19 Feb 2018

Is the global economy facing a financial armageddon?

8:21 pm on 19 February 2018

Are you prepared for the "economic armageddon"?

A pedestrian walks past an electronics stock indicator showing the closing numbers on the Tokyo Stock Exchange in Tokyo on February 5, 2018.

A pedestrian walks past an electronics stock indicator showing the closing numbers on the Tokyo Stock Exchange in Tokyo on 5 February this year. Photo: AFP

An Australian economist is warning the recent turmoil on global stock markets is just a sign of things to come, and a massive crisis is on the cards.

John Adams sees the massive sell-off of global stocks in early February, which saw American markets plunge 10 percent from recent highs, as the harbinger of an economic death spiral, eventually bringing about soaring interest rates, a collapse in share and house prices, higher unemployment and widespread bankruptcies.

"I think that he points out a number of factors that suggest we are in for some economic troubles, particularly debt levels," New Zealand company director Simon Botherway said.

Mr Adams uses a number of financial and economic indicators to test the vulnerability of the global economy, including indebtedness, savings levels, and house prices.

With global debt at a record high $US233-trillion and interest rates on the rise, Mr Botherway said a day of reckoning was due.

"Global debt (318 percent of global GDP) is unprecedented, and we don't know where that will end up. But there is economic precedence that suggests that those scenarios could be very bad."

Others are sceptical, however, arguing the doom and gloom was overblown.

"The people who are saying these things are the same people who were saying that the global financial crisis was the end of the world, and who fairly regularly predict that really bad times are just around the corner," Simplicity managing director Sam Stubbs said.

New Zealand was vulnerable on some counts.

Household indebtedness using a debt to income ratio was at a record high 168 percent; the official cash rate sits at a record low 1.75 percent; and Auckland's house prices were considered severely unaffordable at 8.8 times higher than the average income.

But Mr Stubbs said these measures could not be looked at in isolation.

"You have to look at (household indebtedness) people's ability to service that debt and that is a function of how quickly the economy is growing, are wages going up? Is there actually economic activity that means people will be able to pay it off?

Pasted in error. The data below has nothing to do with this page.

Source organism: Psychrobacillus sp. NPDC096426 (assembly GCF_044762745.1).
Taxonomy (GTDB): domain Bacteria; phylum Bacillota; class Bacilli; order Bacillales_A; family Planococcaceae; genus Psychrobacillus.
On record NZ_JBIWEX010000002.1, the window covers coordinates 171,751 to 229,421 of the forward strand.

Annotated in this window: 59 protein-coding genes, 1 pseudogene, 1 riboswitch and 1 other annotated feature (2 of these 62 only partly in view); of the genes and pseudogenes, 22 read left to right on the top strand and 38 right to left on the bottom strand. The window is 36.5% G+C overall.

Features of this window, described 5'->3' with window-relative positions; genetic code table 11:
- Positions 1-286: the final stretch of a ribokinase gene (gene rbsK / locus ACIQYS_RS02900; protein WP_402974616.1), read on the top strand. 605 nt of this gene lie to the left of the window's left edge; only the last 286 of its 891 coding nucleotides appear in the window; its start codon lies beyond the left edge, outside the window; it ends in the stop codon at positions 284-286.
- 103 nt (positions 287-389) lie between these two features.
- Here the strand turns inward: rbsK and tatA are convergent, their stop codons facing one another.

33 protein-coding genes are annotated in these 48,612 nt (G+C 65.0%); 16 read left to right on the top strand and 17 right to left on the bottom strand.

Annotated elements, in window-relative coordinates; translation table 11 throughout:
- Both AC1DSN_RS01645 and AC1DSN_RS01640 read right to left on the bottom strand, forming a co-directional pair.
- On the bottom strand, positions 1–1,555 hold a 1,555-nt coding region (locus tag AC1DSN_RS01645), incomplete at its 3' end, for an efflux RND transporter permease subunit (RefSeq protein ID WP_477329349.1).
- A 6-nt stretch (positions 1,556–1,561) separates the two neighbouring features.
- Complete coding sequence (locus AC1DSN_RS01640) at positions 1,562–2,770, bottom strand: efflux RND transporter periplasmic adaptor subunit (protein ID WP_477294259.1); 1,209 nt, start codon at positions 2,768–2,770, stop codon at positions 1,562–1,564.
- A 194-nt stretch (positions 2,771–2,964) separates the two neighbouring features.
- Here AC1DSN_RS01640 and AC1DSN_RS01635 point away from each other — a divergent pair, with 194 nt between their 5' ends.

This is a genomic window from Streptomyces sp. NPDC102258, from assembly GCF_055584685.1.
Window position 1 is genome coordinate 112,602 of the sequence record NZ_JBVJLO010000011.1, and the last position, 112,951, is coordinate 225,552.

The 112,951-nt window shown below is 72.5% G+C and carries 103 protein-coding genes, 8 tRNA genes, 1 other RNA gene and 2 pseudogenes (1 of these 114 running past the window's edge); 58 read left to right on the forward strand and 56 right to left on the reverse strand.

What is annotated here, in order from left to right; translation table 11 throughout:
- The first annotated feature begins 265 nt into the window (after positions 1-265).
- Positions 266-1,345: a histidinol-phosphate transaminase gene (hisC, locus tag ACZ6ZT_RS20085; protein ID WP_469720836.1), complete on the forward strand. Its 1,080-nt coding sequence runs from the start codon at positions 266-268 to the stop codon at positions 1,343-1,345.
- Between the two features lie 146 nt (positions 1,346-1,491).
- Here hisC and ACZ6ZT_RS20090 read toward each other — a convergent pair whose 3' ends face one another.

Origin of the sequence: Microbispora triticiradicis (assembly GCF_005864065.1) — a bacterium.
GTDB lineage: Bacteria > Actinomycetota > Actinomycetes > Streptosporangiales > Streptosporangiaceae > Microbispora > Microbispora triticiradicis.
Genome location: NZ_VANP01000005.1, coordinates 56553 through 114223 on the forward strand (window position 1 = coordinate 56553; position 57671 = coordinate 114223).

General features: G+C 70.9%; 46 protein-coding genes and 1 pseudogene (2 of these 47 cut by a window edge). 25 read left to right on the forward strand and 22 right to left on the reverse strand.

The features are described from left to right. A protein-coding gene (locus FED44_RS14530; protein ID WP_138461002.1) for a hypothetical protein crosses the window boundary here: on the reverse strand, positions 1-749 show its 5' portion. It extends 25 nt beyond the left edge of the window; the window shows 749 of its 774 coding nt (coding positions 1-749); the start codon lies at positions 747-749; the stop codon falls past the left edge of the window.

"The answer is yes. Globally this is the first time in a very long time we've had all the major economies actually growing," Mr Stubbs said.

Stock markets have already regained some of their composure since recent plunges.

But with the prospect of higher interest rates dampening returns from stocks, analysts point out that further volatility is expected and investors should beware.

"The volatility is a response to a period of very low volatility, unusually low volatility, and we may be returning to more normal conditions," Massey University School of Economics and Finance associate professor David Tripe said.

"And under normal conditions share prices go down as well as up."

BNZ head of research Stephen Toplis said New Zealand was in much better shape to cope than most countries if things went wrong, with a growing economy underpinned by robust construction activity, record tourism and rising dairy prices.

"And additionally if things did go really wrong we've got a lot of fiscal flexibility because our government books are in pretty good order and we've got a lot of central bank flexibility 'cause we've still got some of the highest interest rates on the planet and we've never used quantitative easing.

"So I'm an optimist for New Zealand in a relative sense, notwithstanding that if things go nasty (globally), we'll suffer some way or another," he said.

Financial columnist and author Mary Holm warned people to think twice about taking on more debt or risky investments in the current environment.

She advised taking a prudent approach, even for those in long term investment vehicles like Kiwisaver.

"If that does (the recent stock market turmoil) make you worry a lot, then that's a signal to perhaps move to a lower risk Kiwisaver fund.

"Knowing that it'll be less volatile, it'll probably also grow less over the years," Ms Holm said. "But it's not worth losing sleep over it."

She cautioned that if people did move to a lower risk fund, they should stick with that decision and ride out any further turmoil.

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